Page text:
Intensive BP control and/or glucose control did not reduce microvascular events in hypertensive type 2 diabetes

More than 4,000 patients with type 2 diabetes, hypertension and cardiovascular disease (CVD) or CVD risk factors were randomized to a systolic blood pressure (BP) target of less than 120 mm Hg or less than 140 mm Hg.


As part of the ACCORD trial, more than 4,000 patients with type 2 diabetes, hypertension and cardiovascular disease (CVD) or CVD risk factors were randomized to a systolic blood pressure (BP) target of less than 120 mm Hg or less than 140 mm Hg (as well as intensive and standard glycemic targets). After about four years of follow-up, no significant difference was seen between blood pressure groups on the primary composite outcome of renal failure, retinal photocoagulation or vitrectomy for retinopathy. Authors concluded that intensive blood pressure control did not reduce microvascular events more than standard control, regardless of intensity of glycemic control.

The study was published by Kidney International on March 2. The following commentary by Juan P. Brito, MD, and ACP Member Victor M. Montori, MD, MSc, was published in the ACP Journal Club section of the Oct. 16 Annals of Internal Medicine.

How far should BP be lowered to prevent microvascular complications in patients with type 2 diabetes? Favorable results from the UK Prospective Diabetes Study, which sought a BP target < 150/85 mm Hg, and from the Appropriate Blood Pressure Control in Diabetes trial, which sought a BP target < 130/80 mm Hg, supported the notion that “lower is better.” However, the ACCORD-BP trial failed to find favorable results with a target systolic BP < 120 mm Hg. New microalbuminuria events were reduced by 16% (hazard ratio 0.84), but intensive BP control did not reduce the incidence of advanced kidney or eye disease, regardless of intensity of glycemic control.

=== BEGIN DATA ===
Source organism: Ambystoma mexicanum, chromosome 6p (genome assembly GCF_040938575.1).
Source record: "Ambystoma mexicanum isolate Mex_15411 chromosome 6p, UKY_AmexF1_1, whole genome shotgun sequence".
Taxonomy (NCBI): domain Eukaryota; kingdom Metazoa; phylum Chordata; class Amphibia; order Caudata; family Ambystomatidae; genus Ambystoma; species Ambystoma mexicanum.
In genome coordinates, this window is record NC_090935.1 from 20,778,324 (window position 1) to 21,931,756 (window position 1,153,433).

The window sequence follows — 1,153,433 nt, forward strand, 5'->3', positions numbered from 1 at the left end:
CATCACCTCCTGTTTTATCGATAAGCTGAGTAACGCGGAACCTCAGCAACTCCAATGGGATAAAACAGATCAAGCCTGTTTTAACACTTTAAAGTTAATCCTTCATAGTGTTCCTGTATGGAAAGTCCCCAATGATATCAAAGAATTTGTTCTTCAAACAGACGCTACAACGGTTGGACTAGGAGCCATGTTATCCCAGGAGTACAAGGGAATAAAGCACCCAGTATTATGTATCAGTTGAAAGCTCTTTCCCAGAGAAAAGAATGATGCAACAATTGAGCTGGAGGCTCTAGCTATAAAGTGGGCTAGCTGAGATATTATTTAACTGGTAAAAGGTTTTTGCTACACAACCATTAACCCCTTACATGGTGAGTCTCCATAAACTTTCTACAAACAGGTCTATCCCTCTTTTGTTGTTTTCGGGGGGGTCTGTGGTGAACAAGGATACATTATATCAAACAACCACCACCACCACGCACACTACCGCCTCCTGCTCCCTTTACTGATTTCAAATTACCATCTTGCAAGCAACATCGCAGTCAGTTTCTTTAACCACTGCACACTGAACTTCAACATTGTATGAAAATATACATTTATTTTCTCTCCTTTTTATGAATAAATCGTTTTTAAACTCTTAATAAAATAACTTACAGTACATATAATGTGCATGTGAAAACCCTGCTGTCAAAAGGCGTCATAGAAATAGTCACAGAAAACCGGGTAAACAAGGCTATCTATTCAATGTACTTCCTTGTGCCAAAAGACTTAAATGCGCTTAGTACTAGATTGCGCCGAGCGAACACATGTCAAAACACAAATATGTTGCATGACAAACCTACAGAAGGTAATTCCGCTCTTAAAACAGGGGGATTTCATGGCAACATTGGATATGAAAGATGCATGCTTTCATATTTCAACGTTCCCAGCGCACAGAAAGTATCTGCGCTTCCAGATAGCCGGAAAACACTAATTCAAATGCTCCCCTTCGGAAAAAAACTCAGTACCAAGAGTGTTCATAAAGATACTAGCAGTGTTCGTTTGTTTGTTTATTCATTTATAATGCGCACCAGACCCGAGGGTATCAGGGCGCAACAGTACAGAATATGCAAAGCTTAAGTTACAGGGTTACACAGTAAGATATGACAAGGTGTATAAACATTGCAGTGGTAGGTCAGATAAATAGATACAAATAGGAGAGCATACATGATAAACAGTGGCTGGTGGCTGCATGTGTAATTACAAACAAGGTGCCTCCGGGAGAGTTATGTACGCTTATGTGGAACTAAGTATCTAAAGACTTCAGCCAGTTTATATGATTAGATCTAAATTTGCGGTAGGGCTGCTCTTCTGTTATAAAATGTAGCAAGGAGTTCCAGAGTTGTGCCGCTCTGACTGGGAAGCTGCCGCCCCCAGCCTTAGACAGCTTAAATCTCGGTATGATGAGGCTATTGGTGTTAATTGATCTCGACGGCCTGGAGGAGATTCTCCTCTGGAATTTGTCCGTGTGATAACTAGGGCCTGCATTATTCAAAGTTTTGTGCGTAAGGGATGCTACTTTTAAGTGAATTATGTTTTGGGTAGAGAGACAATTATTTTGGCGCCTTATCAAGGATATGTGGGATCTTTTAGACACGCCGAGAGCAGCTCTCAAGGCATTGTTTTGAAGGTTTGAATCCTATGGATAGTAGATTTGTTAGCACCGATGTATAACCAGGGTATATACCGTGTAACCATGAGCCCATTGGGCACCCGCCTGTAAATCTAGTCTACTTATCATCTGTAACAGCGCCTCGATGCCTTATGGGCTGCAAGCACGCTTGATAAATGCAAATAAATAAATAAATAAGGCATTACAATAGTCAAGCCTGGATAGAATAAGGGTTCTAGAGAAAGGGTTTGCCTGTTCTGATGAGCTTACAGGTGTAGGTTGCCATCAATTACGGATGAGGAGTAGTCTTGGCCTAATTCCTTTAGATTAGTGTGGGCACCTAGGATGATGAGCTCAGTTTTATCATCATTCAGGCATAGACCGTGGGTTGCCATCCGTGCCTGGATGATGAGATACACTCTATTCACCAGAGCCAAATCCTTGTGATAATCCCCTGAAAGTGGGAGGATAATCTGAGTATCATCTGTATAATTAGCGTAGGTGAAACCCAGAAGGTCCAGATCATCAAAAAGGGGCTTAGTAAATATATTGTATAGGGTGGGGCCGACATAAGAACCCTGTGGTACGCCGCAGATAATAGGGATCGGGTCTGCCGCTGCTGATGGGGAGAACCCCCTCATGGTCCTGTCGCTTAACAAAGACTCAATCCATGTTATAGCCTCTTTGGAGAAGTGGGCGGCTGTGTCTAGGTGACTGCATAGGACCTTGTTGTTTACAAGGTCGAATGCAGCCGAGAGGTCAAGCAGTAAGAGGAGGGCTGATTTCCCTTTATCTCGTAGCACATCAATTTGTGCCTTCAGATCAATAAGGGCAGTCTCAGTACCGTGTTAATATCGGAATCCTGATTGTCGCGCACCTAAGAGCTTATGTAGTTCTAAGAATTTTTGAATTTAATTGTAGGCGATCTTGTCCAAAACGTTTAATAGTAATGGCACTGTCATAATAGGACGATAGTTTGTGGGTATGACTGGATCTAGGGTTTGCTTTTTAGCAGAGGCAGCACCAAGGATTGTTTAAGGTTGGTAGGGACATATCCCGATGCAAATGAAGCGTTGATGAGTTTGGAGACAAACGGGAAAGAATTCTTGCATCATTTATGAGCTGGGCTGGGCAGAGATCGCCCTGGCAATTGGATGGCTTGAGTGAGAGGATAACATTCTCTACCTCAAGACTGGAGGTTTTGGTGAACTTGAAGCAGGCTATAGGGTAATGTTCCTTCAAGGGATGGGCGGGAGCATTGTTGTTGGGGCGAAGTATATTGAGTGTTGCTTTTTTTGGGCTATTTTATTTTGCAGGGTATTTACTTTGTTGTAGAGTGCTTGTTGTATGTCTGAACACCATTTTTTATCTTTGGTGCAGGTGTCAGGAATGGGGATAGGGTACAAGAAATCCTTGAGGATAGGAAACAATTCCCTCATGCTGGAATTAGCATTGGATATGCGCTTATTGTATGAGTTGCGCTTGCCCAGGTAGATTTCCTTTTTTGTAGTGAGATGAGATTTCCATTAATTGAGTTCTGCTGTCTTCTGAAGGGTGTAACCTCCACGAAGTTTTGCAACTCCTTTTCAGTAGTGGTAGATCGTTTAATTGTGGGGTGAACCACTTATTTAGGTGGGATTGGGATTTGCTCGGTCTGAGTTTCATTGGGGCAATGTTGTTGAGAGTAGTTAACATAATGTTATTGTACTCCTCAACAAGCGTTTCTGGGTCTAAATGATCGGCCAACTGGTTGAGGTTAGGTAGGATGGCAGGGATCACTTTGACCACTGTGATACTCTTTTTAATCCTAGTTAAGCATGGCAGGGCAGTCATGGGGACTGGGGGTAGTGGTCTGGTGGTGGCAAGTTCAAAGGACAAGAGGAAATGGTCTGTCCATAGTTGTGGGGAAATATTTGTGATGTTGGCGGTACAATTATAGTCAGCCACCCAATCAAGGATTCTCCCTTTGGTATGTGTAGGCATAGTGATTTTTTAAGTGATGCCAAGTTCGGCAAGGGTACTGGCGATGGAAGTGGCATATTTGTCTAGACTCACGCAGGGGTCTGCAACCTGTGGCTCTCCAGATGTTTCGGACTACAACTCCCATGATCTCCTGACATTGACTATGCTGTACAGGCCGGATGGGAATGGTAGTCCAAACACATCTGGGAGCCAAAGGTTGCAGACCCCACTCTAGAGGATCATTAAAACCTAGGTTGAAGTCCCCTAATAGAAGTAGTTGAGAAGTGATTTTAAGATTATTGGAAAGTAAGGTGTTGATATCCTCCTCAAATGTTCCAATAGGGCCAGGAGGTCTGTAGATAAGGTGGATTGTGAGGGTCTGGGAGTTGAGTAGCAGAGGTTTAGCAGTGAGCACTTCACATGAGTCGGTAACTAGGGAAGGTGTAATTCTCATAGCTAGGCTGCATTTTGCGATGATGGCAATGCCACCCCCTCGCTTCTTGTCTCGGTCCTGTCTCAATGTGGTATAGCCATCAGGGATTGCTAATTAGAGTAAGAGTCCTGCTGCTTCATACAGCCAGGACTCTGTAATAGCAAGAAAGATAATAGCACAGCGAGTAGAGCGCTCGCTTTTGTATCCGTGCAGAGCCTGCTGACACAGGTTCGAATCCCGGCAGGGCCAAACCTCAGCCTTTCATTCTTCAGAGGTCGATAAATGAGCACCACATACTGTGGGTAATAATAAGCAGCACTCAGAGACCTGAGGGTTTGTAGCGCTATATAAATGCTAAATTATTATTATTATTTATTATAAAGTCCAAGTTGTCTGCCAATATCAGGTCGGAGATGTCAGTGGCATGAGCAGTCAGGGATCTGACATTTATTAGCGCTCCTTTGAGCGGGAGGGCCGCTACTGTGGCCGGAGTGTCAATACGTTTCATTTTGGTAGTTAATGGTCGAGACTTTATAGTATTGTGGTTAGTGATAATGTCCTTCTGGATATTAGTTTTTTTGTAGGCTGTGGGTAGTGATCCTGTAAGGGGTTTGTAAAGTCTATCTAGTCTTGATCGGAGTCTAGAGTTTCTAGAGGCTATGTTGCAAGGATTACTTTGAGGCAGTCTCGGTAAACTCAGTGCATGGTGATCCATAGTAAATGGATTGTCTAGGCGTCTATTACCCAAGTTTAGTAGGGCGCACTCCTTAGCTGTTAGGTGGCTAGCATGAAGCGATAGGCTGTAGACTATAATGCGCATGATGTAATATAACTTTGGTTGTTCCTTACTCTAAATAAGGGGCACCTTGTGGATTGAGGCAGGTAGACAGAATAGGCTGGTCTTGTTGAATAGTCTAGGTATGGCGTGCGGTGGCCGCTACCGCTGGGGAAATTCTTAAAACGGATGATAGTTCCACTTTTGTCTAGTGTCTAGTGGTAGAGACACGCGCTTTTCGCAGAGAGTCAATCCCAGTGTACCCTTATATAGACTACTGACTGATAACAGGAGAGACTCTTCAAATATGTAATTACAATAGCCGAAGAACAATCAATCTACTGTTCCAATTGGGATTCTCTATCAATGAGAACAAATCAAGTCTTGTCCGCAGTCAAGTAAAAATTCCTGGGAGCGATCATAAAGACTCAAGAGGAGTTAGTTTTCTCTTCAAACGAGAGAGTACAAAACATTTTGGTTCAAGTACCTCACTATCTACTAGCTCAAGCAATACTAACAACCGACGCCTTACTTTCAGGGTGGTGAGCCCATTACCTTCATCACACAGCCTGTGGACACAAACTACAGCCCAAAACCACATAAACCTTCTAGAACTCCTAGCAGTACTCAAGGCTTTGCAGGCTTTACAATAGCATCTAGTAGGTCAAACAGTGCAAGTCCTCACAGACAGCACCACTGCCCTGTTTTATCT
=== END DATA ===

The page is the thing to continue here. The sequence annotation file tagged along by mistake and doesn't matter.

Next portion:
These results strongly suggest that compared with more modest targets, lowering BP to < 120/80 mm Hg with current therapies may offer no benefits that patients would value but could cause serious adverse effects.

Only 124 patients developed renal failure in this study (which makes the results imprecise), and about half of those who developed renal failure and had follow-up albumin measures did not have micro- or macroalbuminuria at baseline or develop these markers during follow-up. Therefore, microalbuminuria may not be as reliable a surrogate for advanced renal outcomes as previously believed.

Although BP and glycemic control continue to play an important role in the management of patients with type 2 diabetes and hypertension, current evidence supports moderate targets and avoiding overtreatment.